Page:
- The Washington Times - Monday, July 18, 2016


CLEVELAND — Ohio Gov. John Kasich is roaming the streets of Cleveland, vowing not to participate in the GOP’s coronation of Donald Trump as their presidential nominee, but using the Republican convention as a way to meet with the early-primary state delegations and party officials and donors who could aid him should he choose to again run for president.

He refuses to endorse Mr. Trump — who both won and shattered the Republican primary vote record by 1.4 million votes — because Mr. Trump “divides our country.”

Yet, Mr. Kasich, over the weekend, wrote a scathing attack on Hillary Clinton in the Union Leader, New Hampshire’s largest paper, saying “Americans deserve more from their presidential candidates than pandering and divisiveness.”

So, I’m confused. Mr. Kasich is angry, that’s clear. But he’s offering no solution or help to the binary choice American voters will have in November — the choice between Mr. Trump and Mrs. Clinton. To say both are bad is to say nothing at all. It’s just to be angry and bitter that one lost the GOP primary.

But it’s not like Mr. Kasich is alone. Former Florida Gov. Jeb Bush wrote an opinion piece in The Washington Post over the weekend, with much the same tone.

Donald Trump does not represent the future of our country — or the GOP,” the article was titled. Mr. Bush then went on to say Mrs. Clinton “doesn’t have any more interest in doing the hard work of forging consensus than her former boss does,” and that her foreign and economic policies are “disastrous.”

To get the country back on track, Mr. Bush prescribed term limits, a balanced budget amendment, line-item veto authority, and to reform the federal career service system — items that don’t necessarily speak to Republican voters right now.

Mr. Bush introduced these ideas to the American public when he was campaigning. He simply was unable to deliver the solutions with any dynamism, or with words that resonated with the Republican electorate.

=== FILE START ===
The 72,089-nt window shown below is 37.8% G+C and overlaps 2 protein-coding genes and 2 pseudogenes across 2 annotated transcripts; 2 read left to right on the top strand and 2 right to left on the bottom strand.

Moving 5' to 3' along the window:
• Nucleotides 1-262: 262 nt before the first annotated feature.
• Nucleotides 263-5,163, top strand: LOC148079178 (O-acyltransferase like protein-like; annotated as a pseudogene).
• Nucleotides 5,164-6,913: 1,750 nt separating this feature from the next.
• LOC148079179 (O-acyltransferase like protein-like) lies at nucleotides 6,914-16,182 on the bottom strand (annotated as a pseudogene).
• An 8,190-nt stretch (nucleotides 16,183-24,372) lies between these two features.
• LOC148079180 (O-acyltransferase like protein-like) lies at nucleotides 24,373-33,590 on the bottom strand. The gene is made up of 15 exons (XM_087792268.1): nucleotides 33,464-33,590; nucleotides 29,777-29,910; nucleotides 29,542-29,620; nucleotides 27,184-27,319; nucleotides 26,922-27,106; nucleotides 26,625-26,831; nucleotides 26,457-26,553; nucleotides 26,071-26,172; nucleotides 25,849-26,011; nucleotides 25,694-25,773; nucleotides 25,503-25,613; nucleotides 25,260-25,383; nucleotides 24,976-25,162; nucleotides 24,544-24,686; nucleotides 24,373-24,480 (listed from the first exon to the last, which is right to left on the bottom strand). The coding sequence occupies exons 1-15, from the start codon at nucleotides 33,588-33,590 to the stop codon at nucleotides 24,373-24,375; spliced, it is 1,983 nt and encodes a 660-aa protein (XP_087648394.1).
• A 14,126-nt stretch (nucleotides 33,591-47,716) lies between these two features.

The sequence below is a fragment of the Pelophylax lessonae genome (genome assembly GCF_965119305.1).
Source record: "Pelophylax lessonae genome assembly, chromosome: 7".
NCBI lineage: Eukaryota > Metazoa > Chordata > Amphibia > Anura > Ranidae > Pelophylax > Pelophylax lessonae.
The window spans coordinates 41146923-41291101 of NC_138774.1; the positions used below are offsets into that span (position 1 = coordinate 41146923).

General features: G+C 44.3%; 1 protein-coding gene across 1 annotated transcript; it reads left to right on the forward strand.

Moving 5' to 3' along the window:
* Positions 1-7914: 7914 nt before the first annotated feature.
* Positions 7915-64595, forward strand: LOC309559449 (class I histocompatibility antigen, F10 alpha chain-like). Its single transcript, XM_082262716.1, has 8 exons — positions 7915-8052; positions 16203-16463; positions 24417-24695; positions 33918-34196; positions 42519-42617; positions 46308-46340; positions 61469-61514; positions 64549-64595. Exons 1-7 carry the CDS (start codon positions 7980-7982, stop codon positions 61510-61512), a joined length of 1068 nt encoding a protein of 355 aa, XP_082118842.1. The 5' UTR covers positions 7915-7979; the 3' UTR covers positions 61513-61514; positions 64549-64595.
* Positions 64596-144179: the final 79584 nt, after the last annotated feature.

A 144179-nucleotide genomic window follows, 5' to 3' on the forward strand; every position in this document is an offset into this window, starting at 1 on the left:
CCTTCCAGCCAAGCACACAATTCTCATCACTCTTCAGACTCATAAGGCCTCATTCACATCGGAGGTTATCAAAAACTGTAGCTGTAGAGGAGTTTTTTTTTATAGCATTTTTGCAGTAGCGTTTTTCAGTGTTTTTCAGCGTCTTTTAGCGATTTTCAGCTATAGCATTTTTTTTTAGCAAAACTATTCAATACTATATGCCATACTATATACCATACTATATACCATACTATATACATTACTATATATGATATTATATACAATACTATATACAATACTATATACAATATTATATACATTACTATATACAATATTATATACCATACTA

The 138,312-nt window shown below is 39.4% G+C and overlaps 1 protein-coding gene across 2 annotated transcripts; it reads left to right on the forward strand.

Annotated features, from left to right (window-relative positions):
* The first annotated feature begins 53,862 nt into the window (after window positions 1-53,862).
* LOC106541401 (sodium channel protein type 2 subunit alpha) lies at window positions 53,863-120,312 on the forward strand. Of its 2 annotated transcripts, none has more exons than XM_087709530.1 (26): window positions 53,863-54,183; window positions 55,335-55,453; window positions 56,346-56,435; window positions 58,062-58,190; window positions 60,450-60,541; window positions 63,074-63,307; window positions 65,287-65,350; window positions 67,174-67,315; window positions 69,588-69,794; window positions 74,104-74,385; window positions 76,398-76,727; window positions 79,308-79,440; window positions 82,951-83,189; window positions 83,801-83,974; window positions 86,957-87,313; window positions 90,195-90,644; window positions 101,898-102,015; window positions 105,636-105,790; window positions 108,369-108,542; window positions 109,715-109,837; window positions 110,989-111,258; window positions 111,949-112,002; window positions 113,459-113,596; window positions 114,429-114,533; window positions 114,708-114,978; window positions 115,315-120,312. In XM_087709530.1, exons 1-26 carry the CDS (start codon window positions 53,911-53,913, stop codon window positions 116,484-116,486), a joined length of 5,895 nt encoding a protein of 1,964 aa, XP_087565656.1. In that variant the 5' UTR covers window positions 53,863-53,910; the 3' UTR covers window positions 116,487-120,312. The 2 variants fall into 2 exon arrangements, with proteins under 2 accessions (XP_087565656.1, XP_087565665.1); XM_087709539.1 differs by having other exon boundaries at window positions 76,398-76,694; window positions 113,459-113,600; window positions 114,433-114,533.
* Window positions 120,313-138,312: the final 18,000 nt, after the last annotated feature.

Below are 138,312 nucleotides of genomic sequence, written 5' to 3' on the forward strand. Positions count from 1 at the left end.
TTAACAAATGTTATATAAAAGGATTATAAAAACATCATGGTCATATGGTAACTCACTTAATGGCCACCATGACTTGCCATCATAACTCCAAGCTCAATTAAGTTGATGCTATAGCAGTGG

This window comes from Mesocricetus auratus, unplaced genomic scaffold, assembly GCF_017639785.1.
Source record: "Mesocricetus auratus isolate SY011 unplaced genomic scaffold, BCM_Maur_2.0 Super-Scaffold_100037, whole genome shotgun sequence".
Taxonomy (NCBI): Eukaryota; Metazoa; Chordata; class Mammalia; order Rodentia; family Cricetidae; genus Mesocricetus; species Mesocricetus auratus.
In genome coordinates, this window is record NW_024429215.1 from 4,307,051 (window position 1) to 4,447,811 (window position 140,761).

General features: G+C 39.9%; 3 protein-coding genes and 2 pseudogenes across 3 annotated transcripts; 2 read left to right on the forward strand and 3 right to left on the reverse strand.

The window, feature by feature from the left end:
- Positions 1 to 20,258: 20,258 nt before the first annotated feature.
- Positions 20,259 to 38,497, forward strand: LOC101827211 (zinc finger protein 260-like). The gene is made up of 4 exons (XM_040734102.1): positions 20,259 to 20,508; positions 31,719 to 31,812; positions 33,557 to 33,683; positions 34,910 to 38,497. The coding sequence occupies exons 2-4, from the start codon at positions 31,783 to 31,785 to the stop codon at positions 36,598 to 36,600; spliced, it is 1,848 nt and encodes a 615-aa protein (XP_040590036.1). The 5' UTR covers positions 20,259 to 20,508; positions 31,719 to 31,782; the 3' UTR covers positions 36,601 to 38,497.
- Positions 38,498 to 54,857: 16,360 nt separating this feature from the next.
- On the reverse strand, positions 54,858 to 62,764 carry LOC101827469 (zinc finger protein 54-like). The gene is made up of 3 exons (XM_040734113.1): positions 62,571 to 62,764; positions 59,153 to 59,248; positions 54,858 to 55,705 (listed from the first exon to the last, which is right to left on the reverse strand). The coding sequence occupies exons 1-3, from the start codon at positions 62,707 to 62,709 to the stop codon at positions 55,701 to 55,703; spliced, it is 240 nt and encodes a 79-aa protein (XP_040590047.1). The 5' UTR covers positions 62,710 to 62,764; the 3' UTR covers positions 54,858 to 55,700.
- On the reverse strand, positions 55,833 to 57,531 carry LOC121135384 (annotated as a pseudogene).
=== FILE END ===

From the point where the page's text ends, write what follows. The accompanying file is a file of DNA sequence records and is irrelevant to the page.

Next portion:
“Let’s reintroduce civility, ideas and optimism back into politics,” Mr. Bush wrote. “Let’s find ways to campaign and govern inclusively. Let’s find ways to ease the angst and fear of people, without cynically feeding it.”

It’s a good idea, and one that I agree with, but again — how can we do this and when? We have two presidential choices come November and Mr. Bush isn’t one of them. He says he may write in a name or vote Libertarian, but both are as good as voting for Mrs. Clinton.

Mr. Trump does need the support of his base — the establishment class, which includes arms of the party Mr. Bush and Mr. Kasich represent. And whether Mr. Kasich or Mr. Bush realize it or not, they’ll never be able to win another election without the blue-collar, independent-leaning voters Mr. Trump has brought to the party.

The Republican Party consists of many things — fiscal conservatives, Evangelicals, tea partiers, neocons, and blue-collar workers. And all these factions — despite differences in their legislative and ideological priorities — must unify in order for any Republican to win the White House.

Donald Trump ran for the GOP presidential nomination as an outsider, on an anti-establishment message. He promised to bring his business acumen to the political sphere — that he wasn’t running to become a politician, but to reform the way politics worked.

But in the process, egos were bruised. The GOP establishment class lost their base — and their traditional playbook. Mr. Trump broke every rule in politics — he won despite not being favored by the party elites, he ran a national, not local, campaign, he ran with no legislative experience, and his gaffes never seemed to catch up to him. Mr. Trump also ran a dirty campaign — no hit was too low, no criticism out of bounds.

So it’s no wonder why his competitors have been slow to endorse Mr. Trump. Yet, despite his disruptive campaign, come November there’s only two choices — vote for Mrs. Clinton and another four years of the Obama administration, or Mr. Trump, who has the possibility of surprising, and has shown a desire to unify the party, both with his list of Supreme Court nominees and his vice presidential pick, Indiana Gov. Mike Pence.

For Mr. Trump’s former competitors, it’s time to stop pouting and come off the sidelines. Texas Sen. Ted Cruz did the right thing by coming to the convention, Florida Sen. Marco Rubio sent a video of support — a more measured, yet welcomed gesture.

Former Texas Gov. Rick Perry, Wisconsin Gov. Scott Walker, New Jersey Gov. Chris Christie and neurosurgeon Ben Carson — all who were beaten by Mr. Trump in the primary — have chosen to speak on behalf of Mr. Trump in Cleveland. Thank you. Former Pennsylvanian Sen. Rick Santorum and former Arkansas Gov. Mike Huckabee have come out in news interviews supportive of Mr. Trump.

To the rest: It’s time to stop acting like petulant children — you lost the primary fair and square. But please come back to the party and make your voices heard — you have a chance to help shape the next four years instead of driving the GOP off the cliff with your dissonance.

Mr. Trump may not be your first choice, but he’s your only choice. You signed a loyalty pledge to the party. Honor it.

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